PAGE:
Delhi Diary: Preserving Islamic Art of Calligraphy

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By Shakir Husain


Shakir Husain, Bernama correspondent in New Delhi shares his side of the story from the Indian sub-continent.  

NEW DELHI, July 10 (Bernama) -- When the Mughal era in South Asia came to an end, it was a devastating blow to the flourishing Islamic arts and culture.

Calligraphy was one practice that was deprived of patronage and faced a gradual decline.

The rulers used to employ calligraphers to produce artistic writing for literature, crafts and architecture.

In post-independent India, the dwindling community of calligraphers found refuge in the marginalised Urdu newspaper industry.

They wrote headlines in lovely patterns and styles but such work neither brought them much recognition nor monetary rewards as the Urdu press increasingly faced financial difficulties and loss of readership.

As technology took over newspaper designing, the prospects for calligraphers became even bleaker. All the fonts needed to make attractive pages were at your fingertips when you used computers.

Today, calligraphers survive only in small numbers in India.

Their work, however, remains relevant and many excel in what they do, bringing to focus the intrinsic quality of calligraphy.

Vast treasures of Islamic calligraphic works produced during the Mughal period are preserved in museums and libraries across India.

Some of these were on display in New Delhi for two weeks at a Quranic exhibition organised jointly by Dr Zakir Hussain Library of Jamia Millia Islamia University and Iran's Noor Microfilm International Centre.

The more than six dozen displays included a 400-year-old handwritten Quran, measuring 8x8 cm, and various other centuries-old works.

The Jamia library has a special section for manuscripts and had put up 36 of its rare possessions for public viewing.

"We selected the works on the basis of calligraphic style, script and illuminations," Umaima Farooqui, the library's assistant archivist, told Bernama.

Talking about the present state of calligraphy in India, Umaima said: "Calligraphy is suffering from neglect, a lack of funding and shortage of work opportunities."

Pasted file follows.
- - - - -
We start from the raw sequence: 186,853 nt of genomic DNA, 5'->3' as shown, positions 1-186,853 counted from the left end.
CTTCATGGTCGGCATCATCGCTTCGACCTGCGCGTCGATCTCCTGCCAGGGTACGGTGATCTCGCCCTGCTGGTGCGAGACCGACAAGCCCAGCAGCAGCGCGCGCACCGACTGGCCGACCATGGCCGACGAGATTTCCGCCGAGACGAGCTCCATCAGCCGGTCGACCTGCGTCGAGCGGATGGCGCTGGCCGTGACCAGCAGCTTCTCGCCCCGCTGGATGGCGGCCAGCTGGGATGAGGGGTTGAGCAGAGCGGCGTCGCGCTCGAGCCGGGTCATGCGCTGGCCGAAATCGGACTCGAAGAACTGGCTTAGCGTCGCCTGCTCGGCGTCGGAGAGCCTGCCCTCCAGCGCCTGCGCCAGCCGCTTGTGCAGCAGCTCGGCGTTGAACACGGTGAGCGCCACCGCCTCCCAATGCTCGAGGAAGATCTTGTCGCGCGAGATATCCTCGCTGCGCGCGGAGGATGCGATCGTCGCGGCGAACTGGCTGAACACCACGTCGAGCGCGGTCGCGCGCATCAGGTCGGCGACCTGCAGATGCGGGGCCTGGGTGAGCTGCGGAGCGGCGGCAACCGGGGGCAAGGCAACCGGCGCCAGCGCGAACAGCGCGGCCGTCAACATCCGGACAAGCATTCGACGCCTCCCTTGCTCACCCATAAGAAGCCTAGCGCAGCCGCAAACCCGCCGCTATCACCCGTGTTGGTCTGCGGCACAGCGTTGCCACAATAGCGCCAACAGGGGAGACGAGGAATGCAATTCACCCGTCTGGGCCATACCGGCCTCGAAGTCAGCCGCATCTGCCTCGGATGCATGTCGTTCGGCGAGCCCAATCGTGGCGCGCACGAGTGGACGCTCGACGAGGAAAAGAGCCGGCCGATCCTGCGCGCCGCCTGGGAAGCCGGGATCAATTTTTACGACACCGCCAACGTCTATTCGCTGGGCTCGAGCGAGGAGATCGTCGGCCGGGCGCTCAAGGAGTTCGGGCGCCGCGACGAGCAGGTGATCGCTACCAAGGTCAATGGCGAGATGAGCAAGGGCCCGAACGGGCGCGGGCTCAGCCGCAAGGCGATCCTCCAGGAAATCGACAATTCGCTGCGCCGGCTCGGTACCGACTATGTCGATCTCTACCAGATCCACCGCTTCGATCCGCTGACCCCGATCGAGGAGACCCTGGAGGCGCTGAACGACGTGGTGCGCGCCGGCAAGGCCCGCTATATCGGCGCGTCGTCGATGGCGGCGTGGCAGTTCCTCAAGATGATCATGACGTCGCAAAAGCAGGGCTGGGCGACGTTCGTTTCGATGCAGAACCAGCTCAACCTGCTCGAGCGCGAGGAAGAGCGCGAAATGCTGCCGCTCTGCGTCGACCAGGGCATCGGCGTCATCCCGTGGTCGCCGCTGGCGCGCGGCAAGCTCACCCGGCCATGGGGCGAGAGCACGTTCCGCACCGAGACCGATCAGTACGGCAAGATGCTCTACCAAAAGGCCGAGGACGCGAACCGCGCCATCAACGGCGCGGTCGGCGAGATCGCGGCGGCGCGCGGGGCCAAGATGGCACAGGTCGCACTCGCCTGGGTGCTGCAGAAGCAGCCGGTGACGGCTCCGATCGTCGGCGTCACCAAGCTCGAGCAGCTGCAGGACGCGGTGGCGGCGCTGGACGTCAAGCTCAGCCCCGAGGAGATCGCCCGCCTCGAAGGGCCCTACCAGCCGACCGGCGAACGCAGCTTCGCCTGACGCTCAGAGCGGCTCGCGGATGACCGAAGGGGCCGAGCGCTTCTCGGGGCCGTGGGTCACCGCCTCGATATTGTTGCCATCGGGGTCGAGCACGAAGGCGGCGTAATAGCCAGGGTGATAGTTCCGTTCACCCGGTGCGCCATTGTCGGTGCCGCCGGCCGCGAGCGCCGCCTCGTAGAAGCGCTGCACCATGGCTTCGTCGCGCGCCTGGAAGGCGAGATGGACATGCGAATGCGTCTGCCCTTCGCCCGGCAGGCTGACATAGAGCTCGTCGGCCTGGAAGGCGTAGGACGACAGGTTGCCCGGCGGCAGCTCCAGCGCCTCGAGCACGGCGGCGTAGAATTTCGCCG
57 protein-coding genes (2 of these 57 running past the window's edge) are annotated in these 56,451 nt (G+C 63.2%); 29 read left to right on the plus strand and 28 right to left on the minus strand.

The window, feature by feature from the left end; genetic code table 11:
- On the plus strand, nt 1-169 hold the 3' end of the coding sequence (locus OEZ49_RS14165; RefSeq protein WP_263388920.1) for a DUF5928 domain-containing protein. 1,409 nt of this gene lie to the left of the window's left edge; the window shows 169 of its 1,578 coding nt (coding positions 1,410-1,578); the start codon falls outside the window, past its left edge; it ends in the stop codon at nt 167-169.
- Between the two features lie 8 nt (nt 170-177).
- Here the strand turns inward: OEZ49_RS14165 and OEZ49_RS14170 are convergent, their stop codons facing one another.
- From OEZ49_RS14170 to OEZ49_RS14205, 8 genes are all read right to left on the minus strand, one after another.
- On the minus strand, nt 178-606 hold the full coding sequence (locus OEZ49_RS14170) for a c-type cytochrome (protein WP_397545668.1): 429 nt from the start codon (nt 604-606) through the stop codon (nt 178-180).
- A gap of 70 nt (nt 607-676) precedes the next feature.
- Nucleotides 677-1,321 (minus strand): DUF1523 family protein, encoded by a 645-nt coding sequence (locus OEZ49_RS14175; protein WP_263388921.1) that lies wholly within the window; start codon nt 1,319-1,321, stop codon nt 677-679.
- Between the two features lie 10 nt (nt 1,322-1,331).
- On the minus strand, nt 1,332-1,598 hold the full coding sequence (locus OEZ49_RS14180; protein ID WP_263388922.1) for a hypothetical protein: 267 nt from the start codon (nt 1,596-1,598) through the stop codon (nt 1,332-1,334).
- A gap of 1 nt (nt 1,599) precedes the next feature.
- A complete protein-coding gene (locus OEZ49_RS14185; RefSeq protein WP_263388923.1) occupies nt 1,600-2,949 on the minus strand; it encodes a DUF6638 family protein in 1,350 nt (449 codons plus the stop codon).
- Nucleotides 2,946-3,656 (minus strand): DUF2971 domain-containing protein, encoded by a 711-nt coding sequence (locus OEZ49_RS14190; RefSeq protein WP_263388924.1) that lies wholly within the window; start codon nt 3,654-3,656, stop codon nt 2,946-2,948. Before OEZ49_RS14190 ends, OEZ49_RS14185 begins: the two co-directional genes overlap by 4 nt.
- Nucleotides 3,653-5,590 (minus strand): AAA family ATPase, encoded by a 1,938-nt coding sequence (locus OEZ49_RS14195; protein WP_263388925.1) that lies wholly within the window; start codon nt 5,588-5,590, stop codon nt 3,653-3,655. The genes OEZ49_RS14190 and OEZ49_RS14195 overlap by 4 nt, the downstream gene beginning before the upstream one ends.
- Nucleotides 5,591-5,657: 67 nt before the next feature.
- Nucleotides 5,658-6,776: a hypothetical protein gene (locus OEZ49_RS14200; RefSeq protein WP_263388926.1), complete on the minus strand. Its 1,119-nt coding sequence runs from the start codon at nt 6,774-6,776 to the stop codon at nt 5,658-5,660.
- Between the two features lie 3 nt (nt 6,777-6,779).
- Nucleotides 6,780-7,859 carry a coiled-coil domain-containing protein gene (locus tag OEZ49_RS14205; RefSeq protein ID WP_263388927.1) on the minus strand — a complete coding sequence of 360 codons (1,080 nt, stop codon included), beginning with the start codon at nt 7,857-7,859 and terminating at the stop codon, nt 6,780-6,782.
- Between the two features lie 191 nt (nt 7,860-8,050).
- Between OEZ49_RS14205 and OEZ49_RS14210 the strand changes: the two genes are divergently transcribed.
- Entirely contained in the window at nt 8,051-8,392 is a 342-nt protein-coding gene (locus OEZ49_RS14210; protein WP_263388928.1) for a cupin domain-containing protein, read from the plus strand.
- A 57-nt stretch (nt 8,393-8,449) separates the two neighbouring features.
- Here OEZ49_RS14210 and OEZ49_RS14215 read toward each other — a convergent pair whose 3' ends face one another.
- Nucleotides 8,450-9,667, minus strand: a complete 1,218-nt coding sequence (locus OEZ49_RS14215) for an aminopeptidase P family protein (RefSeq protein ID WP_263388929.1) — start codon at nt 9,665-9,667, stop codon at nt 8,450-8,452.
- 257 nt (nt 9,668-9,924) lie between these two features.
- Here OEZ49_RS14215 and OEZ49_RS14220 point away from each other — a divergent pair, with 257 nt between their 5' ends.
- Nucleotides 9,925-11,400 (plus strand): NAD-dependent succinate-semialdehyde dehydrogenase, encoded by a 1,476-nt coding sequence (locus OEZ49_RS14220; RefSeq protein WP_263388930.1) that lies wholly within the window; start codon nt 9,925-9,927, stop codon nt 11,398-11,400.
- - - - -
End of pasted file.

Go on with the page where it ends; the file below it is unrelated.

Calligrapher Shamim Ahmed Bijnori, 40, has experienced such difficulties first hand during his two-decade career.

Making his dexterous moves on a paper to create a souvenir for an exhibitor visitor, Shamim said he was trained by his father in the art of calligraphy.

"I enjoy my work even though it is financially not so rewarding," he said.

His dedication led him to write the complete Quran in tiny and intricate patterns on a goatskin in one year.

Calligraphers not only produce new work, they also offer crucial help in preserving and restoring damaged manuscripts.

One such Iran-aided project involves restoring parts of a 250-year-old Quran manuscript belonging to the Jama Masjid in Baroda in the state of Gujarat.

Written on handmade paper, some of its 30 volumes were damaged when rainwater seeped into the room where it was kept.

This is the sort of incident that may happen when the expertise to house historical works or proper storage facilities are not available.

Mahdieh Khajehpiri, who is assistant director of Noor Microfilm International Centre in New Delhi, said calligraphy lost its importance after the Mughal empire fell.

"There is a lack of readership in Arabic, Urdu and Farsi. You have to know these languages for calligraphy but schools do not teach them," Mahdieh told Bernama.

"We hope the exhibition would help in promoting calligraphy as an art and spread awareness. State support is necessary for promoting calligraphy, but other sources must be found if government help is not available," she said.

Her organisation is working with libraries and museums in India in areas such as digitisation, conservation and cataloguing of Islamic manuscripts.

Sometimes even basic expert technical help in lamination, dusting, cleaning and temperature management can go a long way in preserving the past works for posterity.